Re:"The World to Come"
Wed, 9 Apr 1997 23:16:13 -0400 (EDT)

In response to Miss Lebovic's question as to why there is no explicit
mention of Olam Haba [the World to Come] in the Torah,
I'd like to present Dennis Prager's reason. It is
that Judaism is interested in perfecting *this* world and that excessive
preoccupation with Olam Habah could lead to ignoring of Olam Hazeh (this

This subject has also been addressed by the Rav. Rabbi Joseph Soloveitch
z"tl wrote in Halakhic Man:

Better one hour of Torah and mitzvoth in this world than the whole life in
the world to come, says the Talmud. While we hope to be rewarded someday,
Rabbi Soloveitchik has pointed out that receiving a reward, while pleasant,
is not a religious act. Therefore, halakhic man prefers the real world to a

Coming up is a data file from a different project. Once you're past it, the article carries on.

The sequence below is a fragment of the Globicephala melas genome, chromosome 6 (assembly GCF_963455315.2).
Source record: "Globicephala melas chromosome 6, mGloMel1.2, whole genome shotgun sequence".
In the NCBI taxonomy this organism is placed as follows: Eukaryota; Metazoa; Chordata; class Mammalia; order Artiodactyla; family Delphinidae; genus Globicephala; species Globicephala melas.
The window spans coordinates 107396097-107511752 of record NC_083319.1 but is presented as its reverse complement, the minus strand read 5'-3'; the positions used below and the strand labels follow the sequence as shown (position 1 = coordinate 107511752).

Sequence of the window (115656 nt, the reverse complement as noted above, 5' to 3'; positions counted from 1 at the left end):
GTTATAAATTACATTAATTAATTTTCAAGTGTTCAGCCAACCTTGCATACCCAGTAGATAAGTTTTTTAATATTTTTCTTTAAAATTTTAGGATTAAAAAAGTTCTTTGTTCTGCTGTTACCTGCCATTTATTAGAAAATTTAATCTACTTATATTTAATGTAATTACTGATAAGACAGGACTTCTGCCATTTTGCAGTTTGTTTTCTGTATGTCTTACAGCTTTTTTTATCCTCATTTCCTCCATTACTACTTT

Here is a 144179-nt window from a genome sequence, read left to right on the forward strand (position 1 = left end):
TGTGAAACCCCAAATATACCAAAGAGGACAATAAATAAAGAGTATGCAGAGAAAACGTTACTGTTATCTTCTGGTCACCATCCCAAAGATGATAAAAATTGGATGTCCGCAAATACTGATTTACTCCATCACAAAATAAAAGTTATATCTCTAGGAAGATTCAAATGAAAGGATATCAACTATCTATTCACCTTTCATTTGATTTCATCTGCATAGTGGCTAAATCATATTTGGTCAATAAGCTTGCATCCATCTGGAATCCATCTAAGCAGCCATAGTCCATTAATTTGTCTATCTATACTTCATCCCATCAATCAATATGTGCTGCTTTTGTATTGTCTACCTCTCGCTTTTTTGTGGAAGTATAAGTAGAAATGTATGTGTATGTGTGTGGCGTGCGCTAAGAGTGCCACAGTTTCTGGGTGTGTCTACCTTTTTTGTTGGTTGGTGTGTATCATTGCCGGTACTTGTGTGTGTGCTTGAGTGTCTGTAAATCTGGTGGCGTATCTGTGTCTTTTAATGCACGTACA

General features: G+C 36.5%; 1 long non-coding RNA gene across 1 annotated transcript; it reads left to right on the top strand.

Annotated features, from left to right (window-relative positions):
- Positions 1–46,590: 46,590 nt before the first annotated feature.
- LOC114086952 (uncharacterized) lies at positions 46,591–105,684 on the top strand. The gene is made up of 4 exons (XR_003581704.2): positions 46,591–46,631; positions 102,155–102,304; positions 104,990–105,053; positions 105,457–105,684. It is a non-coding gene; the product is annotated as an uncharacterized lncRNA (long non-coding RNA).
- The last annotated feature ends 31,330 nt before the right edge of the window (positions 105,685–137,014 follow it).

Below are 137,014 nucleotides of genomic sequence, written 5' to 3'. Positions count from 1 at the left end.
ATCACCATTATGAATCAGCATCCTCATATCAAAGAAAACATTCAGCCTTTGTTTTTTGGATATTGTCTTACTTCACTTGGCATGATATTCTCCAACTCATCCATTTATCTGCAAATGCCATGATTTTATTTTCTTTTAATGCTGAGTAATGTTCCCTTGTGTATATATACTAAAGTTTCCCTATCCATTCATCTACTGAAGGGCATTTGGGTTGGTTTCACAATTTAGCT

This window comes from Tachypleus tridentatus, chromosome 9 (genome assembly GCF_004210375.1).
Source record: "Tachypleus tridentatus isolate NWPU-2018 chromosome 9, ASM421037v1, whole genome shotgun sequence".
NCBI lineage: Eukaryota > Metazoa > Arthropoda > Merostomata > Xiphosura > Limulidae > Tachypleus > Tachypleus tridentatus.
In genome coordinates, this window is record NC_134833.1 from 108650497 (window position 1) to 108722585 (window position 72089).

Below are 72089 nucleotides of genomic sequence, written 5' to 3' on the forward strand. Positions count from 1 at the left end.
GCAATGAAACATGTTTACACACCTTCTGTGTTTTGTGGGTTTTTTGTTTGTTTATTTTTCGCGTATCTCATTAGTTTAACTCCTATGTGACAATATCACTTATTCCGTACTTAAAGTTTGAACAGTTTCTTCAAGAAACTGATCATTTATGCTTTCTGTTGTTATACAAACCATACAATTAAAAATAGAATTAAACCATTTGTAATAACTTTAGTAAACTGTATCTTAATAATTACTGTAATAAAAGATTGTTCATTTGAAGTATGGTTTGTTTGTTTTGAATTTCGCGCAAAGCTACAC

transcendent existence because here, in this world, man is given an
opportunity to create, act, accomplish, while there, in the world to come ,
he is powerless to change anything at all.--- The task of the [Jewish]
religious individual is bound up with the performance of commandments, and
this performance is confined to this world ---. The goal is not to withdraw
from the world but to perfect it. --- [This is why] The saving of a life
overides the commandments of the Torah; 'and he shall live by them not
die by them'. 'Desecrate one Sabbath on his account so that he may keep many
Sabbaths. (Pages 30-34)

Halakhic man differs from both homo religiosus, who rebels against the rule
of reality and seeks refuge in a supernal world, and cognitive man, who
does not encounter any transcendence at all. His goal is not flight to
another world that is wholly good, but rather bringing down that eternal
world into the midst of our world [into the marketplace and the home]. He
wishes to purify this world, not to escape from it. His goal is the
redemption of the world not via a higher world, but via the world itself
(Pgs. 41, 42).

Len Mansky